You got too many. Well, listen, I don’t want to hold you all up any more, we got any more questions later, let me know.

Earl Walborg

No, I think we pretty well covered the waterfront, I would say.

Lesley Williams Brunet

We have. We might do a little more research and --

James Jarell “Jake” Pickle

You know what is yours, Nancy?

NANCY: Yes, sir. This right here.

James Jarell “Jake” Pickle

Well, listen, I enjoyed the interview. I’m glad you’re all going back because you listen to me, and I'll talk big and walk loud into some places, ‘cause you’re going to go back and check with a lot of these other people and tie it all together.

Lesley Williams Brunet

Yeah, we’ll proof everything and we’ll send you a copy and if you want to make any other changes, we’ll--

James Jarell “Jake” Pickle

And some of my university people may recall some of the people who helped us at the university level.

Lesley Williams Brunet

You remember quite a bit, and I’m not at all surprised.

James Jarell “Jake” Pickle

Well, that was 30, 35 years ago.

Lesley Williams Brunet

Longer ago than that.

Clifford Drummond

The real roots are 40 years.

Lesley Williams Brunet

Yeah.

Earl Walborg

If one takes 1967 as a start date, which, really, things started before that but... it’ll be 40 years old in 2007.

James Jarell “Jake” Pickle

35 years ago.

Lesley Williams Brunet

My goodness. Did you hear that?

Clifford Drummond

Look at who that letter’s addressed to.

James Jarell “Jake” Pickle

Harry Ransom, Chancellor.

Clifford Drummond

Chancellor Ransom. He was chancellor in the early 60s while he was also president.

James Jarell “Jake” Pickle

Charlie Woodruss--

Earl Walborg

I think that was typed by Scirosi.

Lesley Williams Brunet

Yeah, it’s hand-typed on a typewriter.

James Jarell “Jake” Pickle

George E. -- Slade Woodridge, he was the mayor of Smithville for a long time.

Earl Walborg

We just interviewed, interviewed Woodruss, George Woodruss.

James Jarell “Jake” Pickle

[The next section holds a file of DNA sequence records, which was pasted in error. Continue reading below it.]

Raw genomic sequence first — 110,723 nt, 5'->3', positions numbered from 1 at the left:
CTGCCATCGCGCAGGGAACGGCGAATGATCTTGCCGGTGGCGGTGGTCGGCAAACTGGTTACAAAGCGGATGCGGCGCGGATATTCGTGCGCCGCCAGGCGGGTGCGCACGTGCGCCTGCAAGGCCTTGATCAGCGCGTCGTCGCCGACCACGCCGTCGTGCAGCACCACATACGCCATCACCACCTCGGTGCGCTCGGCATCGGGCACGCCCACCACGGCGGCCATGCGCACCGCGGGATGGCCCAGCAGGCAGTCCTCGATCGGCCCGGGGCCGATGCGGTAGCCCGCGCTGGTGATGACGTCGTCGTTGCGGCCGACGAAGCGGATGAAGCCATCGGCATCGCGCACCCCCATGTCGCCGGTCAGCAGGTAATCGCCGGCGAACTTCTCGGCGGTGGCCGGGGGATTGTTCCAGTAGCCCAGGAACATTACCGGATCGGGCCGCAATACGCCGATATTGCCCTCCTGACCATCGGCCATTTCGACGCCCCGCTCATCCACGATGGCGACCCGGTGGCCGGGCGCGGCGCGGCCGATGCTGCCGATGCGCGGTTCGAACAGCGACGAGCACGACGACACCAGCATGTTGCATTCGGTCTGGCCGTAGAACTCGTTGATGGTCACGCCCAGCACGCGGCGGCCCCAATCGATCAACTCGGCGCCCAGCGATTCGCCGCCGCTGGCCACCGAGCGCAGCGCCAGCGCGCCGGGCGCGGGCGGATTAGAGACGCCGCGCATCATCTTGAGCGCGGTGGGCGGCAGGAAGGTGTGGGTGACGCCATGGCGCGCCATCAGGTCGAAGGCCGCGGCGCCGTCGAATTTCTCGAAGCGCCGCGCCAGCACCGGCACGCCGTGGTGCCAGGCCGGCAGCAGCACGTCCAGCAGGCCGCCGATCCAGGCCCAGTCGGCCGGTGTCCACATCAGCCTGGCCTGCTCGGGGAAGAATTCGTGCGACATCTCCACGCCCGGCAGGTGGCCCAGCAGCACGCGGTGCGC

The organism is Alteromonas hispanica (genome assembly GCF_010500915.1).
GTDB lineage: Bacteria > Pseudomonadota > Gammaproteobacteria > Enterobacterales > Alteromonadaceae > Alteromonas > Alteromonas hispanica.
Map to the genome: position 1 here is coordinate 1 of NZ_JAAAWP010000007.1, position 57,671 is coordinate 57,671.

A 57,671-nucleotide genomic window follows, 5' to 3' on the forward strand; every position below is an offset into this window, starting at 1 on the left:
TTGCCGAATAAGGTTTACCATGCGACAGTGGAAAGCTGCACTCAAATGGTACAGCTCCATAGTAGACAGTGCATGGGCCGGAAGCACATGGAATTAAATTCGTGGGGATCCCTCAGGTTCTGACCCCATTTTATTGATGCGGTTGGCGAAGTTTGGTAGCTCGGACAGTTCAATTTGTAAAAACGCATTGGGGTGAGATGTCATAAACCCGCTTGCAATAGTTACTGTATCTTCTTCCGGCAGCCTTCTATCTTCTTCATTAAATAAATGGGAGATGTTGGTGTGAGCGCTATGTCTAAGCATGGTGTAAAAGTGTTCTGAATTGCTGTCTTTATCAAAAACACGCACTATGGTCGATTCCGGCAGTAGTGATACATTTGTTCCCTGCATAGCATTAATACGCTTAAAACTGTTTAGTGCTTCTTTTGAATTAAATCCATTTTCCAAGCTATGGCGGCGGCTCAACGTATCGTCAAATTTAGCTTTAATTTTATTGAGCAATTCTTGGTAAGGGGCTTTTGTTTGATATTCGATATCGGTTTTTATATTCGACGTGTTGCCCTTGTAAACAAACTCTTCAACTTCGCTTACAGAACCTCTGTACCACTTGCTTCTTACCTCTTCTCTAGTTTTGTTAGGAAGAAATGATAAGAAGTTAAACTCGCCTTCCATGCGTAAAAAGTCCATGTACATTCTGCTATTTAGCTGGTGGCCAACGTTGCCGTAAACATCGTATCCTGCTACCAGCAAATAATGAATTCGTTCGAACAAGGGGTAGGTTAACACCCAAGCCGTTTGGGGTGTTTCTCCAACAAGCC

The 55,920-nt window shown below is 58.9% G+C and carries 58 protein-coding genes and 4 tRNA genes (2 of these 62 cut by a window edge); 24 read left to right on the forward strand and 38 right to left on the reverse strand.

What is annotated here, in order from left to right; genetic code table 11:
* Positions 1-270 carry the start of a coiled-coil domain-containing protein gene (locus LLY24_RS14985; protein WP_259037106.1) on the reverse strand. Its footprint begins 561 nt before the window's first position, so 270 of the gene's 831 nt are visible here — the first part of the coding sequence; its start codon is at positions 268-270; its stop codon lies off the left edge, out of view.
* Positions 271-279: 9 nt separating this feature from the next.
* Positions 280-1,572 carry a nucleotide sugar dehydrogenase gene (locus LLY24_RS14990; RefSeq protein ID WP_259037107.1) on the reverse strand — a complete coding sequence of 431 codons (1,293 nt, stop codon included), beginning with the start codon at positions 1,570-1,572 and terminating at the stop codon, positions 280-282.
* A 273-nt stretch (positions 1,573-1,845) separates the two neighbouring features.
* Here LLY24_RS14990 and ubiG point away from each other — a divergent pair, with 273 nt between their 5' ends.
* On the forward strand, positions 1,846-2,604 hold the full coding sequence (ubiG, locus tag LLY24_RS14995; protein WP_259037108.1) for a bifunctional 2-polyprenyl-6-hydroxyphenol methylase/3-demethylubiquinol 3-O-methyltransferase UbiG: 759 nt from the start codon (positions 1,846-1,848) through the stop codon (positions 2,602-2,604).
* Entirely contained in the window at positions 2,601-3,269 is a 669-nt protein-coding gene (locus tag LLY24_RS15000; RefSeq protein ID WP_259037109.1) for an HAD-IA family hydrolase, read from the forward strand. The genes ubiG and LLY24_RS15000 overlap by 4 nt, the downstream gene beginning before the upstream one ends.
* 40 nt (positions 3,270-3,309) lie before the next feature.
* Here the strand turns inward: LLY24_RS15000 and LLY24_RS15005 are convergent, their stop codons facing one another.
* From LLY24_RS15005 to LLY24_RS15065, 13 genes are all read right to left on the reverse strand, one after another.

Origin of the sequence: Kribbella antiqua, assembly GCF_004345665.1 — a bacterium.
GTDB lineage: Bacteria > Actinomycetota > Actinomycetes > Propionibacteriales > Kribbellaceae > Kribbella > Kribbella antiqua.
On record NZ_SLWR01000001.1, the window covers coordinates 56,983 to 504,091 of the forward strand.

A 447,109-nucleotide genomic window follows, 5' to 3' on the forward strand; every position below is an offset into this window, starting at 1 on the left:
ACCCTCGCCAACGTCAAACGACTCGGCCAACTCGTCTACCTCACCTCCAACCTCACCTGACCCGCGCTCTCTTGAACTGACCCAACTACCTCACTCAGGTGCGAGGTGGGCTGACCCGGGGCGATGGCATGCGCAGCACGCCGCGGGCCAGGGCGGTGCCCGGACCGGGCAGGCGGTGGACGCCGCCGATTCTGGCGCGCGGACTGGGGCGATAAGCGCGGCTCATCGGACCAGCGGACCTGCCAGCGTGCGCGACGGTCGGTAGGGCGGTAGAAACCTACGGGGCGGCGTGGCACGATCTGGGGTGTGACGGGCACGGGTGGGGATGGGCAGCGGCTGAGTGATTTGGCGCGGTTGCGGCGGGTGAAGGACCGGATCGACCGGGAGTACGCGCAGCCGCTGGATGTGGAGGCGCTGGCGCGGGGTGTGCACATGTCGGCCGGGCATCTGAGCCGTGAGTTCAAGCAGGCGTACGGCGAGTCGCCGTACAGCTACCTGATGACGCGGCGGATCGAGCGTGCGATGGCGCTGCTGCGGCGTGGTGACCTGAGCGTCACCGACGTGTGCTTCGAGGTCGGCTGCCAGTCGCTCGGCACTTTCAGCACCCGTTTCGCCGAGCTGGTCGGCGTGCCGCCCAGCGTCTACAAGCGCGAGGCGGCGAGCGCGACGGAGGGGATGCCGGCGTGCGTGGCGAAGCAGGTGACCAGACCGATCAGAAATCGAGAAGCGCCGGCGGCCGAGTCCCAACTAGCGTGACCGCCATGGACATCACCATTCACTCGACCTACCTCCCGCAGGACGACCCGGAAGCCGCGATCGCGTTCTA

How did (inaudible) bring Bastrop County into it? ‘Cause he was the county judge then.

Earl Walborg

Right.

James Jarell “Jake” Pickle

And he had to support it. And he did support it.

Earl Walborg

And he supported the E.D.A. grant.

James Jarell “Jake” Pickle

That’s right.

Earl Walborg

And he also, he also smoothed over some problems with the CapCo, because they had some policies with regard to parklands and open spaces and the state was giving up open spaces.

James Jarell “Jake” Pickle

A.J. Gus Novoside was on the city council. So was Cole. Greisenbeck was the county judge. Gus Novoside had a feed store there, but he was on the city council. Bosky. James Bosky. Kenneth or his wife, either or both have been mayors of Smithville.

Earl Walborg

(inaudible) is mayor now.

James Jarell “Jake” Pickle

Mayor now?

Earl Walborg

Mm-hmm.

James Jarell “Jake” Pickle

Well, I remember some of the people, and some you go down... and they don’t know you at all because that was 30, 40 years ago. They don’t remember and neither do I, but I remember a little bit of it. But I hope you all interviewed -- is Joe Swanner living?

Earl Walborg

You know, I don’t know.

James Jarell “Jake” Pickle

He’d be the A-man. And I don’t know who on Johnson’s staff. I don’t think Joe’s living now. Joe Swanner. Joe Basically. Swanner. But he would remember a lot about that, E.D.A. But if Joe Swanner or any of his people are still active in the public works division, they could help you with a lot of that.